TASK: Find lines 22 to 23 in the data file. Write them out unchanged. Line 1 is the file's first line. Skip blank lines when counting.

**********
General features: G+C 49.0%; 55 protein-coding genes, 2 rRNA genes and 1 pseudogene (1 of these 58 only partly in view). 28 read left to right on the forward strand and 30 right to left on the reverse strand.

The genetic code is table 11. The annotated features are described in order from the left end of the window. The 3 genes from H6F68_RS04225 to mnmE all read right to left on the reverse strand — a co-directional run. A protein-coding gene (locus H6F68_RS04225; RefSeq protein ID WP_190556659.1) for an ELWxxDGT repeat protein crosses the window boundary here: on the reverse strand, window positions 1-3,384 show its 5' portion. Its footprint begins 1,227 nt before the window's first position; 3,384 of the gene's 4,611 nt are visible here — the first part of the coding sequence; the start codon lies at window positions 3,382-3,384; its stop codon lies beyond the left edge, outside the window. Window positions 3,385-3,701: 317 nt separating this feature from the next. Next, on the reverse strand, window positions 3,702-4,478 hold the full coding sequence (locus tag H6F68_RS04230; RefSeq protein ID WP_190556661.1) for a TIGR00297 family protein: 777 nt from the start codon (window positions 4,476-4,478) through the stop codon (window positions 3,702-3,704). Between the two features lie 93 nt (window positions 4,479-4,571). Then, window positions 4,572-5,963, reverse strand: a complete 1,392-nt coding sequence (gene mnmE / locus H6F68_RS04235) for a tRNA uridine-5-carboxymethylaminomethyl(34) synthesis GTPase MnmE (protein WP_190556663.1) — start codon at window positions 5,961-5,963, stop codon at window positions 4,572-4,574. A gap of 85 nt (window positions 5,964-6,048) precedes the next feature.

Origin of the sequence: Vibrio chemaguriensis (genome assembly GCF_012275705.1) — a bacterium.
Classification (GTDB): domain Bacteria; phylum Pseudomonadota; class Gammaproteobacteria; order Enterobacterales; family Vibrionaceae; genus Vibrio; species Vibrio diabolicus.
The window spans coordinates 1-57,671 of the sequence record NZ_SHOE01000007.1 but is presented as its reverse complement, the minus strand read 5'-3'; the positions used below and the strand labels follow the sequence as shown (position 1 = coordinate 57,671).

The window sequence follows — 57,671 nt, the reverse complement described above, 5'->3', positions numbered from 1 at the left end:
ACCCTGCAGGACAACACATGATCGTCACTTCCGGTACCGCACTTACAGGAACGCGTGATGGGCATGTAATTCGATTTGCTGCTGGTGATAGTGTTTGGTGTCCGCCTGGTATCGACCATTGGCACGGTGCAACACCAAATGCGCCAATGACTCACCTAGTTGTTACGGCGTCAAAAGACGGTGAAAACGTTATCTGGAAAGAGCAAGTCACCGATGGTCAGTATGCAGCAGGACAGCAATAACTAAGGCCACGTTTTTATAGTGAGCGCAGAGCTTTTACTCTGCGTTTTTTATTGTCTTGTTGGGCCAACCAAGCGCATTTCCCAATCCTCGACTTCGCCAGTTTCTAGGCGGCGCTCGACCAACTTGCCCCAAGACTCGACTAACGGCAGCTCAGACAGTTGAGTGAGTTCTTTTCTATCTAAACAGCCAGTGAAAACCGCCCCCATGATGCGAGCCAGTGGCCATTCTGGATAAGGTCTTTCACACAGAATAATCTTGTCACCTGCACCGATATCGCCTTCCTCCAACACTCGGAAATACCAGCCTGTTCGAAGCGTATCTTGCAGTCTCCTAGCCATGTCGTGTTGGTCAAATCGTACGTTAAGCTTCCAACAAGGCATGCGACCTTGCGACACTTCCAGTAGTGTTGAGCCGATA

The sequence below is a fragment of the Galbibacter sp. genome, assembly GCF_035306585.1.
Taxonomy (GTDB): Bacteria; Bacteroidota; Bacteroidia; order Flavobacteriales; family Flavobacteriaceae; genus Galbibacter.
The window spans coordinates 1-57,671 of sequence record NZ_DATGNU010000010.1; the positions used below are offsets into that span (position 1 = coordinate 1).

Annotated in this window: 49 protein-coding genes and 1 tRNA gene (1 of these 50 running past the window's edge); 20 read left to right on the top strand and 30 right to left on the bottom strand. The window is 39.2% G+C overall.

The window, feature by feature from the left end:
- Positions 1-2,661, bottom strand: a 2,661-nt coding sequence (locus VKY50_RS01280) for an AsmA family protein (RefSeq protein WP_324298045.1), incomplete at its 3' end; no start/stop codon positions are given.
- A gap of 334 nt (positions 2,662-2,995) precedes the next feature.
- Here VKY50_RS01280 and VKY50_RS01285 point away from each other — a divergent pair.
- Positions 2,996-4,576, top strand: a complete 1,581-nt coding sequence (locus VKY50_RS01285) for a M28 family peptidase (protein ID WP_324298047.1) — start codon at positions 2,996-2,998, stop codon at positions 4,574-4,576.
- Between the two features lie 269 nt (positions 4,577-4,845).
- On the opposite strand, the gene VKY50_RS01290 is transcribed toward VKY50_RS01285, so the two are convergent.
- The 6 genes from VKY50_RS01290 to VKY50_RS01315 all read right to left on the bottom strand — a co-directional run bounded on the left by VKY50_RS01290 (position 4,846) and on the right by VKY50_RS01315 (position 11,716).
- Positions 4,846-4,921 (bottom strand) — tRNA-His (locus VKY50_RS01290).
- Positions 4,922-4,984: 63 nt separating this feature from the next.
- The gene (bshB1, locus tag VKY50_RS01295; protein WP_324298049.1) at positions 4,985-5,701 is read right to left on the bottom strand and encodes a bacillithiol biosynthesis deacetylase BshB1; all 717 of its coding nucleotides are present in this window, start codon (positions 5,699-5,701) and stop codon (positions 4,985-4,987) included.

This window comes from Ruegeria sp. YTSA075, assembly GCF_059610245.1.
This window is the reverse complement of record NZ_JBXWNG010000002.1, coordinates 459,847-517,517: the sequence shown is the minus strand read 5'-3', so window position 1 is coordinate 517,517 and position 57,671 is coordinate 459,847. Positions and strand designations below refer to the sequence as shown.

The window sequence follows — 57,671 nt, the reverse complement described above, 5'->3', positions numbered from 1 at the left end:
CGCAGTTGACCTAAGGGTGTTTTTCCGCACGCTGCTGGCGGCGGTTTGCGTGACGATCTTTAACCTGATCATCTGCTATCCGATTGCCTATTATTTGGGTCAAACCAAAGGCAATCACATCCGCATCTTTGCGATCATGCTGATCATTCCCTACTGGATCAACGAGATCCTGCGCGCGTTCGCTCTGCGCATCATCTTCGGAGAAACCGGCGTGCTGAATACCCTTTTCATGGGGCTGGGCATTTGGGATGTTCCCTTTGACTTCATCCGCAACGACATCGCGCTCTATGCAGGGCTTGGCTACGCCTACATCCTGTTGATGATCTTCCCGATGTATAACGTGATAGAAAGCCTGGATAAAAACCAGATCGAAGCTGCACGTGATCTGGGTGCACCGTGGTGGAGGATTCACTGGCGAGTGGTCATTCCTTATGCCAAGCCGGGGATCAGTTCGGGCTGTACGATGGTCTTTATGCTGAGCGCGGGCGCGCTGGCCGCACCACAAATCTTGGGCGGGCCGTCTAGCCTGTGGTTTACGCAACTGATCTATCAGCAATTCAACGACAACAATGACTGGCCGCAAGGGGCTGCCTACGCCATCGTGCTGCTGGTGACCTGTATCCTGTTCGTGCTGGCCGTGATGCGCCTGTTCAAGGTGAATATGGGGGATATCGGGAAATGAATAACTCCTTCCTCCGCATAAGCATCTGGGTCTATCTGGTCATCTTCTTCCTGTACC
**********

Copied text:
- The gene (bshB1, locus tag VKY50_RS01295; protein WP_324298049.1) at positions 4,985-5,701 is read right to left on the bottom strand and encodes a bacillithiol biosynthesis deacetylase BshB1; all 717 of its coding nucleotides are present in this window, start codon (positions 5,699-5,701) and stop codon (positions 4,985-4,987) included.

This window comes from Ruegeria sp. YTSA075, assembly GCF_059610245.1.